It’s time to say hello to Eric Elbogen—despite the fact that he’s been here for awhile.
Ever since he initially moved to New York to form his band Say Hi in 2002—which is mostly a solo project for all intents and purposes—Elbogen has managed to put out six well-regarded solo albums, his stature growing with each and every release. His 2009 album Oohs & Ahhs, for example, managed to get songs featured in everything from Cadillac ads to Showtime television programs. Now, with his seventh disc, Um, Uh Oh, Elbogen’s alter ego is poised to break wide open, and the single “Devil” has already been featured in the TV show Gossip Girl, exposing Say Hi to a much larger audience.
Elbogen’s unique home-spun sound feels right at home on Barsuk, and his expressive, perfectly imperfect voice might invite more than a few welcome comparisons to that of Arcade Fire’s Win Butler. His songwriting abilities are as sharp as ever, and people merely need to hear Um, Uh Oh‘s album opener “Dots on Maps” to understand what the fuss is all about. Taking time from his busy schedule, Elbogen managed to sit down with PopMatters to answer our famed 20 Questions, revealing how he’s still trying to be a badass drummer, why you don’t mess with the Stones, and how he wants to be remembered for his terrible jokes . . .
1. The latest book or movie that made you cry?
That animated movie, Up. There’s some super-dark shit that happens during the first ten minutes. Plus, at 34 years old, I often feel like a hopeless, bitter old man.
2. The fictional character most like you?
Any one of the Ghostbusters during the first half of the original film. Obsessive, misunderstood, gearhead nerds? Sounds about right.
3. The greatest album, ever?
The Beatles’ Abbey Road. You really can’t mess with it. It’s got tenderness, groove, psychedelics, flow, darkness, light, heaviness, narrative, and absurdity. My ears never fail to perk up when the record comes on.
4. Star Trek or Star Wars?
Star Wars, hands down. Better characters, better imagination, better sense of humor, Wookies, and Ewoks? Come on now.
5. Your ideal brain food?
Most anything the Rolling Stones did between 1968 and 1973. I’ll take a listen to something like Exile and it makes me want to stay up all night writing groovy rock music.
6. You’re proud of this accomplishment, but why?
Who said anything about being proud? I’m still looking forward to that period of my life.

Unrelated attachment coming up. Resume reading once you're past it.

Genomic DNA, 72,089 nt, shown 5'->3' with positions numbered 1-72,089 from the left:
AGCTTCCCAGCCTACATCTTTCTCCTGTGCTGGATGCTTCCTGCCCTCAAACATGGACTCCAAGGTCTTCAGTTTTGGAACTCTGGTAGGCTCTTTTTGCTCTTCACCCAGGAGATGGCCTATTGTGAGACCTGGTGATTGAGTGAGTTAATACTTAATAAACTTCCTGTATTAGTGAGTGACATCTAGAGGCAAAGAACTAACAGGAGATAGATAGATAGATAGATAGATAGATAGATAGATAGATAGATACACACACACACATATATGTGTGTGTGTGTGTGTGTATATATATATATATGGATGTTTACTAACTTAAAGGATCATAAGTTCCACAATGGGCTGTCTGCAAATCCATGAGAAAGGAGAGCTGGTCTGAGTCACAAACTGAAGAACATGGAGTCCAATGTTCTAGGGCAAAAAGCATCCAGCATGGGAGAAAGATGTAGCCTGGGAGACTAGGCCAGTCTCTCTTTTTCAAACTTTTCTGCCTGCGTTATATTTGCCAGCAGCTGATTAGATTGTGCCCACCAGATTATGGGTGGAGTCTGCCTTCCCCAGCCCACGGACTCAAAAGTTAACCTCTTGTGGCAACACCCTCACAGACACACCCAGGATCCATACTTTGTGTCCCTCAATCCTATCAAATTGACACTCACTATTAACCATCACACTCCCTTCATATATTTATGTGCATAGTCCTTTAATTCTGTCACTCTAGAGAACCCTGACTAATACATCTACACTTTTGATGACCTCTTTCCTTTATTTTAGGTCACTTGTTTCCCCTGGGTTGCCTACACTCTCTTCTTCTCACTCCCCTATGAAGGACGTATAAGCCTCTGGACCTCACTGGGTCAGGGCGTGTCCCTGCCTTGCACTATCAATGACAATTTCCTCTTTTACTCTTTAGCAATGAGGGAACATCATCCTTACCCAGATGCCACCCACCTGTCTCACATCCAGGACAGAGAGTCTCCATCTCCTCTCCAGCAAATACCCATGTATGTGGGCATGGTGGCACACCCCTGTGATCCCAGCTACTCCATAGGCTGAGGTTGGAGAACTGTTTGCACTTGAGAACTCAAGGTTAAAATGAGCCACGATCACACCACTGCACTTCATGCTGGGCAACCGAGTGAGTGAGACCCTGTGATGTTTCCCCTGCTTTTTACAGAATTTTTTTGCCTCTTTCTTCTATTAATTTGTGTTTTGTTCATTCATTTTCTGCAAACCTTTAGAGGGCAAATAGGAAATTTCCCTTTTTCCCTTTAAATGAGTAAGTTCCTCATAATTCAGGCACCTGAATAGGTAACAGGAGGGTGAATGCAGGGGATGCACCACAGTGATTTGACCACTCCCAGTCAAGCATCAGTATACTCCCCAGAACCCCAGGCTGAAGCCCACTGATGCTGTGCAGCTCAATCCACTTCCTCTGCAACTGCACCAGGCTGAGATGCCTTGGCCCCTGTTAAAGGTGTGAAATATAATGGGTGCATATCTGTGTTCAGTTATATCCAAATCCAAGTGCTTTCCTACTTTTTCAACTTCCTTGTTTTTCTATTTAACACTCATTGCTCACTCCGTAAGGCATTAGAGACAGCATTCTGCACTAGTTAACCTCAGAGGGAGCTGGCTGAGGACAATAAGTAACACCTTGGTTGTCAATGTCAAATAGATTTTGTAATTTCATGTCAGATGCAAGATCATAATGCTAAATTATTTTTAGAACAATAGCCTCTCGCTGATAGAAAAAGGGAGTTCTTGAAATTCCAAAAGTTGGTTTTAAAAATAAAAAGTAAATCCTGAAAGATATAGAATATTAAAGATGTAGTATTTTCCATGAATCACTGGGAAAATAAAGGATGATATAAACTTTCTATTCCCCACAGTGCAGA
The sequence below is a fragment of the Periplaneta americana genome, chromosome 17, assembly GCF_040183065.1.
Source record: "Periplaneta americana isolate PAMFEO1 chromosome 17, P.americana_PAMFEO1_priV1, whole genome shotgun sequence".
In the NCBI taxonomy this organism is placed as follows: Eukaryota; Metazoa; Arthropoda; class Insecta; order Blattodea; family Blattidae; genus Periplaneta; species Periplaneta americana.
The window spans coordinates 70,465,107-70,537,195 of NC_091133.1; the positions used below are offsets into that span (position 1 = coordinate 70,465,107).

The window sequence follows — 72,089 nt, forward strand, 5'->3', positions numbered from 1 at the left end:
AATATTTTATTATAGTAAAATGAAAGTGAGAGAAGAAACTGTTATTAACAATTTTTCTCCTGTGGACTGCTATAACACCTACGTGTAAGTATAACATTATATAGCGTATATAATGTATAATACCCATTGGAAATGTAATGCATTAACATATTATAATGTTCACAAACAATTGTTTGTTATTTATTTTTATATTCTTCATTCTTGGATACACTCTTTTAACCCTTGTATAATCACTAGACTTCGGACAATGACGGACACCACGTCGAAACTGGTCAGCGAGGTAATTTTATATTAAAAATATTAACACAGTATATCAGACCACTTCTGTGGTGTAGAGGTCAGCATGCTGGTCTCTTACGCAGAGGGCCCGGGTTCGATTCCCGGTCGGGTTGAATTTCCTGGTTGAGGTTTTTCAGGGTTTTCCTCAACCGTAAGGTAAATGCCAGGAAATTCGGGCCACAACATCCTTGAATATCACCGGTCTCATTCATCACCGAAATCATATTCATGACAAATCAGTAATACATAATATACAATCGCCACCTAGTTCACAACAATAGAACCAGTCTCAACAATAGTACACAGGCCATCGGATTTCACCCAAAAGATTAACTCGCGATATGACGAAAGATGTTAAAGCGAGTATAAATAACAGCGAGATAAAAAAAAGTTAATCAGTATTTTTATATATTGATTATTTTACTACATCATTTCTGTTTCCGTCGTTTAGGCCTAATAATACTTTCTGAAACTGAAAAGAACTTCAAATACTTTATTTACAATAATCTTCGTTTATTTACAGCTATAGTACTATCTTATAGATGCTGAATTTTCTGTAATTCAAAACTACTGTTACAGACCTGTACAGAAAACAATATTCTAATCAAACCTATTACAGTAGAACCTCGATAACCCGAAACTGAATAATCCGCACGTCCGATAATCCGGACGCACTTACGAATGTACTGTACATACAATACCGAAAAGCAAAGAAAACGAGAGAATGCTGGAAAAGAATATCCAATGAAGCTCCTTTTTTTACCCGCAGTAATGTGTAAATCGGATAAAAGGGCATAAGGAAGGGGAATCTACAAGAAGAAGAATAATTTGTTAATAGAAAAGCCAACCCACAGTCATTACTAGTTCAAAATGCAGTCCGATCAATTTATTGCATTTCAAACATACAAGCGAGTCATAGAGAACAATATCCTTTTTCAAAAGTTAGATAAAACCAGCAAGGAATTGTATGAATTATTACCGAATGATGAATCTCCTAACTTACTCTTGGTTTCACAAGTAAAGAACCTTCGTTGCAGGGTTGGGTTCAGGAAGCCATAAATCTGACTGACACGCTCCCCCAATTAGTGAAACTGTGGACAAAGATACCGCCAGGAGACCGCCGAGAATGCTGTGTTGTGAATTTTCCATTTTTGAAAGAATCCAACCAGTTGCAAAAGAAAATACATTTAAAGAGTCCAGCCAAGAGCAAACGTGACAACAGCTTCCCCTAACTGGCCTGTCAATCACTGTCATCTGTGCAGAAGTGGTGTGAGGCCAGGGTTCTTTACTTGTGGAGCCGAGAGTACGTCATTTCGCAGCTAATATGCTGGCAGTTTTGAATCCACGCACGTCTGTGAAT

7. You want to be remembered for . . . ?
My ability to cram 72 recorded tracks into a three-minute pop song. Also, my terrible jokes.
8. Of those who’ve come before, the most inspirational are?
See above. The Beatles and the Stones. They’re cliché for a reason.
9. The creative masterpiece you wish bore your signature?
David Foster Wallace’s Infinite Jest. Or [Bruce] Springsteen’s Nebraska.
10. Your hidden talents . . . ?
I can make any comfortable situation awkward.
11. The best piece of advice you actually followed?
I’m way too proud to ever follow other people’s advice.
12. The best thing you ever bought, stole, or borrowed?
Propellerhead’s Reason is the best investment I’ve ever made. It lets me flesh out musical ideas that no other thing in the world can. And at the end of the day, musical ideas are the only thing I’m interested in.
13. You feel best in Armani or Levis or . . . ?
If I have my way, I’ll wear Levi’s to both my wedding and my funeral.
14. Your dinner guest at the Ritz would be?
I like eating alone. It’s when I do my best thinking.
15. Time travel: where, when, and why?
Back 11 years to my 23-year-old, New York City-dwelling self, to tell him to stop dillydallying, ‘cause life will pretty much be over in seven years.
16. Stress management: hit man, spa vacation, or Prozac?
17. Essential to life: coffee, vodka, cigarettes, chocolate, or . . . ?
Caffeine. And burritos.
18. Environ of choice: city or country, and where on the map?
I miss living in New York City sometimes. It’s the best, hands down.
19. What do you want to say to the leader of your country?
Can I have a job? There no money in music anymore.
20. Last but certainly not least, what are you working on, now?
I’ve spend the last 12 months trying to learn how to be a badass drummer. I’m still working on that.
// Moving Pixels
"the static speaks my name creates an uncomfortable intimacy between the player and the protagonist.READ the article